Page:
dc.description.abstractObjectives: Most evidence-based practice (EBP) educational assessment tools evaluated to date have focused on specific knowledge components or technical skills. Other important potential barriers to the adoption of EBP, such as attitudinal, perceptual and behavioural factors, have yet to be studied, especially in the undergraduate setting. Therefore, we developed and validated a knowledge, attitude and behaviour questionnaire designed to evaluate EBP teaching and learning in an undergraduate medical curriculum. Methods: We derived the questionnaire from a comprehensive literature review, informed by international and local experts and a Year 5 student focus group. We determined its factor structure and refined and validated the questionnaire according to the responses of a cohort of Year 5 and a combined group of Years 2 and 3 students using principal components factor analysis with varimax rotation. Factor reliability was computed using Cronbach's alpha coefficient. We assessed construct validity by correlating the factors with other measures of EBP activity and examined responsiveness through paired t-test of the pre/post factor mean scores. Results: A 43-item questionnaire was developed. Four factors were identified from both student groups. The overall questionnaire as well as each factor had high construct validity (Cronbach's alpha > 0.7 for each scale). No significant correlations were found between the 4 factors, confirming their orthogonality. Positive correlations, however, resulted between factor mean scores and other EBP activities. The responsiveness of the questionnaire was satisfactory. Conclusion: A reliable knowledge, attitude and behaviour measure of EBP teaching and learning appropriate for undergraduate medical education has been developed and validated.en_HK
dc.languageengen_HK
dc.publisherWiley-Blackwell Publishing Ltd.. The Journal's web site is located at http://www.wiley.com/bw/journal.asp?ref=0308-0110en_HK
dc.relation.ispartofMedical Educationen_HK
dc.rightsMedical Education. Copyright © Blackwell Publishing Ltd.en_HK
dc.subject.meshAdulten_HK
dc.subject.meshCurriculumen_HK
dc.subject.meshEducation, Medical, Undergraduate - methodsen_HK
dc.subject.meshEducational Measurementen_HK
dc.subject.meshEvidence-Based Medicine - educationen_HK
dc.subject.meshFemaleen_HK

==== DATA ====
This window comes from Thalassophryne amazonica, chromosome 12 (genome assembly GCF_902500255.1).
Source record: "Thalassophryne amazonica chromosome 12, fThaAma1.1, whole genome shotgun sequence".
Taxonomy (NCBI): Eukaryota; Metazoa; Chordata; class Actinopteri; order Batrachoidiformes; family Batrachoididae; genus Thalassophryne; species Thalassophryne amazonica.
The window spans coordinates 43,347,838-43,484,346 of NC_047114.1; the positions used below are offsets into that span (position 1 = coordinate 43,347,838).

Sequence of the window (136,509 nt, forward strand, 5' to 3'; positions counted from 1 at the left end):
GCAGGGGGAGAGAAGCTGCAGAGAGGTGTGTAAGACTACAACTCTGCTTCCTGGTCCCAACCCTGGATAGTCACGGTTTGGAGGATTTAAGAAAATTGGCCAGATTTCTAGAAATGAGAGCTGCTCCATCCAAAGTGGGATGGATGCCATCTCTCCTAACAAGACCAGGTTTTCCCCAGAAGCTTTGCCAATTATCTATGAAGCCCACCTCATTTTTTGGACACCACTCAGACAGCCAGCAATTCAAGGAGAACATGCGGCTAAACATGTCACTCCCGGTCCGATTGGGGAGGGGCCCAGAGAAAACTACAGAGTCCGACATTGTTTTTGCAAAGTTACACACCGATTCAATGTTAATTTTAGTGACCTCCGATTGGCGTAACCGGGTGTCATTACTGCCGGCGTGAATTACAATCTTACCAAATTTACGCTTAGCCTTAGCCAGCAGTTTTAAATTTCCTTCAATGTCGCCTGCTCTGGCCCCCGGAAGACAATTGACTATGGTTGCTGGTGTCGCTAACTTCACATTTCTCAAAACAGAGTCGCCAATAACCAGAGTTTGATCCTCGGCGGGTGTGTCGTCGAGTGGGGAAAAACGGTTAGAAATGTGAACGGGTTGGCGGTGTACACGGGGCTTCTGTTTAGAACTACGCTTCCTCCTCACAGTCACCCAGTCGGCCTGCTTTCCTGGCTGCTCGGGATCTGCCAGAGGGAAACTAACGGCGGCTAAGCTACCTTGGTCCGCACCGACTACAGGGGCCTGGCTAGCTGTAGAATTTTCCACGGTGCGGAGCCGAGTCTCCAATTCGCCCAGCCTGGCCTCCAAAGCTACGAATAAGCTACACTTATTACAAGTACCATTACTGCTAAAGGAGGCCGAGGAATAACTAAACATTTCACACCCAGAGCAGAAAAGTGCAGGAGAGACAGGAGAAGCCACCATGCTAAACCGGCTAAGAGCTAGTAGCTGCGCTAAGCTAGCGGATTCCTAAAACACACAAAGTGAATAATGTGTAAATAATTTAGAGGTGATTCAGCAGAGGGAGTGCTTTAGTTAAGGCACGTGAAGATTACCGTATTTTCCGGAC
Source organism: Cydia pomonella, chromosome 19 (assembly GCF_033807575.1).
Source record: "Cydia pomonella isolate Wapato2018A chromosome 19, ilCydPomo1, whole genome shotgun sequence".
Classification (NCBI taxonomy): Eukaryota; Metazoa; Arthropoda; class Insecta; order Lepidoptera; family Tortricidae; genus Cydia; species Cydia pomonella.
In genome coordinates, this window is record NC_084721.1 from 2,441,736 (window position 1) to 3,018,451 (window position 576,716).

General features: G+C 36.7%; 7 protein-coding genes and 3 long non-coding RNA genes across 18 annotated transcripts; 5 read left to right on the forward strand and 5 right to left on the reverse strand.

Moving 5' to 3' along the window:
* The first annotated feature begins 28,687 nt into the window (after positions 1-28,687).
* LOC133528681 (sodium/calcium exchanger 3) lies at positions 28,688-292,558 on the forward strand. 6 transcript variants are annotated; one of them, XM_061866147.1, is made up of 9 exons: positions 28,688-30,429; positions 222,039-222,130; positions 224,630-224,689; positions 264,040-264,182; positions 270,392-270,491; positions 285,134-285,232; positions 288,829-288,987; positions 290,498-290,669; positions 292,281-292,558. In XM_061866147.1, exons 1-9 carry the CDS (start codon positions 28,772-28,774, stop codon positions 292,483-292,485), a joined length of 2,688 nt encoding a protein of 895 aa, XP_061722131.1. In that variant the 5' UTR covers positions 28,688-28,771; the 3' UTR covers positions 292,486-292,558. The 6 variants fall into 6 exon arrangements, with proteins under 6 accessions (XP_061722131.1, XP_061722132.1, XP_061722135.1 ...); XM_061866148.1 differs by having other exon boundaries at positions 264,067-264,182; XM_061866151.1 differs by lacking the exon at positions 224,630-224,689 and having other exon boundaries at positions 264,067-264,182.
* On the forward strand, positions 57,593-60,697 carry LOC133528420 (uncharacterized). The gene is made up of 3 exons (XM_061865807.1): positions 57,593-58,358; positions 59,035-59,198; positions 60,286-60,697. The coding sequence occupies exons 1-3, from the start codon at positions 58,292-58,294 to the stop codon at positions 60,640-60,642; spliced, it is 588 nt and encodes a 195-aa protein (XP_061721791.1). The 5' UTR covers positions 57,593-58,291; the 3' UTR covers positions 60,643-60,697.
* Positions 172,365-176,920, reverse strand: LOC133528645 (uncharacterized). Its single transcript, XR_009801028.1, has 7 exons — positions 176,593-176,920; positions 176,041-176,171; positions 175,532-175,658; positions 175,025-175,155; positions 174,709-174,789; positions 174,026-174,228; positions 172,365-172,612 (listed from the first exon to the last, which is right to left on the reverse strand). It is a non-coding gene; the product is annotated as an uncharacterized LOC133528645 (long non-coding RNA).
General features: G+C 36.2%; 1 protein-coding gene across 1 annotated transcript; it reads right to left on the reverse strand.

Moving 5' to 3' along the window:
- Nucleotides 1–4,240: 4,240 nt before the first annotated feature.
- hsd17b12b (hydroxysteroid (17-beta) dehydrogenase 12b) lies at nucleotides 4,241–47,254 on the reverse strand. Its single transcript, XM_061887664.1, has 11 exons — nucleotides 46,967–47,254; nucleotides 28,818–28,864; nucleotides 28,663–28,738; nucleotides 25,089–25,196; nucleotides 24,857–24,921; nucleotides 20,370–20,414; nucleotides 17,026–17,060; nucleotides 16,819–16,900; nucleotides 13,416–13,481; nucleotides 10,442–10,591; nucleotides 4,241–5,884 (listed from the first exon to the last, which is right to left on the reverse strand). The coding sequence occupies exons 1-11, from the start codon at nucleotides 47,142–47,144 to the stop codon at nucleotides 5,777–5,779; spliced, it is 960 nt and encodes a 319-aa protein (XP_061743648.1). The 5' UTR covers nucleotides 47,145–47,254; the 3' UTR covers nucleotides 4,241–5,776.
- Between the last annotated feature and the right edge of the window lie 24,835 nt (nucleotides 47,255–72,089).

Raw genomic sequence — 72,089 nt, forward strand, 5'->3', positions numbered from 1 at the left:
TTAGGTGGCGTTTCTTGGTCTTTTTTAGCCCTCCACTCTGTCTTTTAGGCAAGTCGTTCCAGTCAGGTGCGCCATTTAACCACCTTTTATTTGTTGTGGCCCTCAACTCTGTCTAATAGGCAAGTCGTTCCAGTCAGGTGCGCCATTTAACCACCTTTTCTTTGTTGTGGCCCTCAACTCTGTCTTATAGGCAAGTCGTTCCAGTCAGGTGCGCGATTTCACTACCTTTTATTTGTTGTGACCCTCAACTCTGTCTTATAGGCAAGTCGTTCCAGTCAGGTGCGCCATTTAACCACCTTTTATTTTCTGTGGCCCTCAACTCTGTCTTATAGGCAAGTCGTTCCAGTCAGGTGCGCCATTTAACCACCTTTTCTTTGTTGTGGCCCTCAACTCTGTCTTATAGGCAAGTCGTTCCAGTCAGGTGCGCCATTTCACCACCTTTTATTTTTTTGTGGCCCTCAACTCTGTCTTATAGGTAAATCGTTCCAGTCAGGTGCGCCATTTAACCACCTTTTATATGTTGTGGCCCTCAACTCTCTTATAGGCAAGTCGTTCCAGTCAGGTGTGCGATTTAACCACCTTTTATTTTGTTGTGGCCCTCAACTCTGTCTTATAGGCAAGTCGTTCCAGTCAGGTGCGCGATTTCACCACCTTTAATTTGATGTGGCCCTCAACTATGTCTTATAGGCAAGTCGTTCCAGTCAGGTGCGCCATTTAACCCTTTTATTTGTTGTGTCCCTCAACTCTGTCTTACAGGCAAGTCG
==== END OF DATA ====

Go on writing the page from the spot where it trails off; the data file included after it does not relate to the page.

dc.subject.meshHealth Knowledge, Attitudes, Practiceen_HK
dc.subject.meshHong Kongen_HK
dc.subject.meshHumansen_HK
dc.subject.meshMaleen_HK
dc.subject.meshQuestionnairesen_HK
dc.subject.meshReproducibility of Resultsen_HK
dc.titleThe development and validation of a knowledge, attitude and behaviour questionnaire to assess undergraduate evidence-based practice teaching and learningen_HK
dc.typeArticleen_HK
dc.identifier.openurlhttp://library.hku.hk:4550/resserv?sid=HKU:IR&issn=0308-0110&volume=37&spage=992&epage=1000&date=2003&atitle=The+development+and+validation+of+a+knowledge,+attitude+and+behaviour+questionnaire+to+assess+undergraduate+evidence-based+practice+teaching+and+learningen_HK
dc.identifier.emailJohnston, JM:jjohnsto@hku.hken_HK
dc.identifier.emailLeung, GM:gmleung@hku.hken_HK
dc.identifier.emailFielding, R:fielding@hku.hken_HK
dc.identifier.emailTin, KYK:tinyiuke@hku.hken_HK
dc.identifier.emailHo, LM:lmho@hkucc.hku.hken_HK
dc.identifier.authorityJohnston, JM=rp00375en_HK
dc.identifier.authorityLeung, GM=rp00460en_HK
dc.identifier.authorityFielding, R=rp00339en_HK
dc.identifier.authorityTin, KYK=rp00494en_HK
dc.identifier.authorityHo, LM=rp00360en_HK
dc.description.naturelink_to_subscribed_fulltext-
dc.identifier.doi10.1046/j.1365-2923.2003.01678.xen_HK
dc.identifier.pmid14629412-
dc.identifier.scopuseid_2-s2.0-0242550971en_HK
dc.identifier.hkuros85176en_HK
dc.relation.referenceshttp://www.scopus.com/mlt/select.url?eid=2-s2.0-0242550971&selection=ref&src=s&origin=recordpageen_HK
dc.identifier.volume37en_HK
dc.identifier.issue11en_HK
dc.identifier.spage992en_HK
dc.identifier.epage1000en_HK
dc.identifier.isiWOS:000186119700011-
dc.publisher.placeUnited Kingdomen_HK
dc.identifier.scopusauthoridJohnston, JM=7403397964en_HK
dc.identifier.scopusauthoridLeung, GM=7007159841en_HK
dc.identifier.scopusauthoridFielding, R=7102200484en_HK
dc.identifier.scopusauthoridTin, KYK=7003796897en_HK
dc.identifier.scopusauthoridHo, LM=7402955625en_HK
dc.identifier.citeulike804273-